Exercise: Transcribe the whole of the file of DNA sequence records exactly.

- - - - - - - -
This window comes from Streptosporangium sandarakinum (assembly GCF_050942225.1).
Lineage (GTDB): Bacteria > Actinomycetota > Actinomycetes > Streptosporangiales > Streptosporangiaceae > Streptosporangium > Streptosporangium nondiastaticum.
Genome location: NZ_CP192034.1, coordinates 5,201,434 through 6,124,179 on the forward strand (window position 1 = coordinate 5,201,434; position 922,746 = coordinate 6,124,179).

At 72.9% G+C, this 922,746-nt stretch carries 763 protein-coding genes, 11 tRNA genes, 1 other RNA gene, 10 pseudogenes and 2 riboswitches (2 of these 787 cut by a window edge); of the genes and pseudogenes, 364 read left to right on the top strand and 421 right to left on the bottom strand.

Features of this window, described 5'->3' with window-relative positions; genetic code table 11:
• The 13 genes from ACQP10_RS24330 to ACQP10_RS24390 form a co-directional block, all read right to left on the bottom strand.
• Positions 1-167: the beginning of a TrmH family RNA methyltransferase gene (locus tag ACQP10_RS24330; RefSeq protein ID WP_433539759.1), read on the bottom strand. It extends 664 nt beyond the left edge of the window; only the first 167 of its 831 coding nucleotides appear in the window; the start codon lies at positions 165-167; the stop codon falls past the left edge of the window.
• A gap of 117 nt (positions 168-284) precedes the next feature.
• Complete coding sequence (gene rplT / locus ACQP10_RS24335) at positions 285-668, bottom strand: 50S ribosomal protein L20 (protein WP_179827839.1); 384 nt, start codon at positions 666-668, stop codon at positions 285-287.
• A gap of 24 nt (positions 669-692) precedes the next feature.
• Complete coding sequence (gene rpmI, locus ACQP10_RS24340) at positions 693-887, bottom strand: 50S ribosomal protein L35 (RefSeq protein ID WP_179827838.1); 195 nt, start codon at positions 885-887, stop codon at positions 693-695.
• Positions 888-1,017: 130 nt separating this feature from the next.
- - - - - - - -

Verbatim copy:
This window comes from Streptosporangium sandarakinum (assembly GCF_050942225.1).
Lineage (GTDB): Bacteria > Actinomycetota > Actinomycetes > Streptosporangiales > Streptosporangiaceae > Streptosporangium > Streptosporangium nondiastaticum.
Genome location: NZ_CP192034.1, coordinates 5,201,434 through 6,124,179 on the forward strand (window position 1 = coordinate 5,201,434; position 922,746 = coordinate 6,124,179).

At 72.9% G+C, this 922,746-nt stretch carries 763 protein-coding genes, 11 tRNA genes, 1 other RNA gene, 10 pseudogenes and 2 riboswitches (2 of these 787 cut by a window edge); of the genes and pseudogenes, 364 read left to right on the top strand and 421 right to left on the bottom strand.

Features of this window, described 5'->3' with window-relative positions; genetic code table 11:
• The 13 genes from ACQP10_RS24330 to ACQP10_RS24390 form a co-directional block, all read right to left on the bottom strand.
• Positions 1-167: the beginning of a TrmH family RNA methyltransferase gene (locus tag ACQP10_RS24330; RefSeq protein ID WP_433539759.1), read on the bottom strand. It extends 664 nt beyond the left edge of the window; only the first 167 of its 831 coding nucleotides appear in the window; the start codon lies at positions 165-167; the stop codon falls past the left edge of the window.
• A gap of 117 nt (positions 168-284) precedes the next feature.
• Complete coding sequence (gene rplT / locus ACQP10_RS24335) at positions 285-668, bottom strand: 50S ribosomal protein L20 (protein WP_179827839.1); 384 nt, start codon at positions 666-668, stop codon at positions 285-287.
• A gap of 24 nt (positions 669-692) precedes the next feature.
• Complete coding sequence (gene rpmI, locus ACQP10_RS24340) at positions 693-887, bottom strand: 50S ribosomal protein L35 (RefSeq protein ID WP_179827838.1); 195 nt, start codon at positions 885-887, stop codon at positions 693-695.
• Positions 888-1,017: 130 nt separating this feature from the next.